The family of Christopher Nicholls, whose remains were found near the Connors-owned Beggar's Roost caravan site, have spoken of their anguish.
Five members of the Connors family were convicted on Friday of forcing men to work for them for a pittance.
And Christopher's parents have now spoken of their horror at the life he led with them.
Christopher, whose body was found in a shed on May 10, 2008, was the forgotten man in the three-month trial. The Connors family, who were found guilty of forced labour. But it was Christopher's death which sparked Operation Tundra and brought about the family's downfall.
An inquest into his death is yet to be completed.
What is known is that he was run over late at night on October 30, 2004, on the main road near the Connors caravan site at Bamfurlong.
His father and step-mother told The Times they suspected he was trying to escape the Connors when he was knocked down.
He was treated at Bristol Frenchay Hospital but returned to the family with speech and memory problems and was incontinent.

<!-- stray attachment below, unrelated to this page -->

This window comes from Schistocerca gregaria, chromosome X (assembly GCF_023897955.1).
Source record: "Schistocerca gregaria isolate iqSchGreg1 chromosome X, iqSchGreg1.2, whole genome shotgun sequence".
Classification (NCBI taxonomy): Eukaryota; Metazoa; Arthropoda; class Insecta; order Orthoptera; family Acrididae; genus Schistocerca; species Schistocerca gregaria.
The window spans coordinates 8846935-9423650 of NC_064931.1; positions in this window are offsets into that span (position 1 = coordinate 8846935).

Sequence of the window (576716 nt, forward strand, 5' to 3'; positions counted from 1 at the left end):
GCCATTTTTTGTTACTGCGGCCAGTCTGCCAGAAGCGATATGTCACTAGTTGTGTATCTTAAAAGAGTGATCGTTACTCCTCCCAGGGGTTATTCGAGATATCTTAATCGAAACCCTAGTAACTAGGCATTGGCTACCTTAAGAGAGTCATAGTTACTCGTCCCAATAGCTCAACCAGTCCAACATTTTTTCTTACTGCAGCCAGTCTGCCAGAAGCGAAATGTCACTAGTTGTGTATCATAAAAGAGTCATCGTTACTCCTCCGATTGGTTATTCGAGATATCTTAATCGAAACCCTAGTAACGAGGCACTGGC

The Connors, the Nicholls family say, took him to a solicitors to try and win compensation. "We think he refused to sign the paperwork," said Mrs Nicholls.
By then, aged 39, he was too ill and brain-damaged to dig up drives or go door to door so the family believe they had no more use for him. He died in the winter of 2005, curled up under a tarpaulin in a shed a short walk from the Connors' home.
After his remains were found years later, police traced DNA in his tooth and visited the Nicholls family, who lived near Bath. They began to make their own inquiries into how he died and found that someone had been claiming Christopher's benefits in the months after he died.
They traced it back to the Connors' Beggars Roost caravan park. No one would speak to them there.
Their son had been an insurance salesman who enjoyed golf and camping and was "quiet, shy" but "had a lot of friends" and "a good sense of humour" but had lacked confidence.
When his relationship with the mother of his two children broke down, and he lost his mother to cancer and younger brother in an crash, he "closed down", said Mr Nicholls.
He went missing in 2002, but came home six months later in a suit jacket and clean-shaven and said he had been offered a new job and a chance for a fresh start by a woman he had met. But that woman, the Nicholls family said, was Breda Connors. It was the last time they ever saw him.
The Nicholls family were shown a photograph by police when he was picked up for begging in Cheltenham. "He looked like something from Belsen," Mrs Nicholls added.
The Connors family will appear at Bristol Crown Court today for sentencing.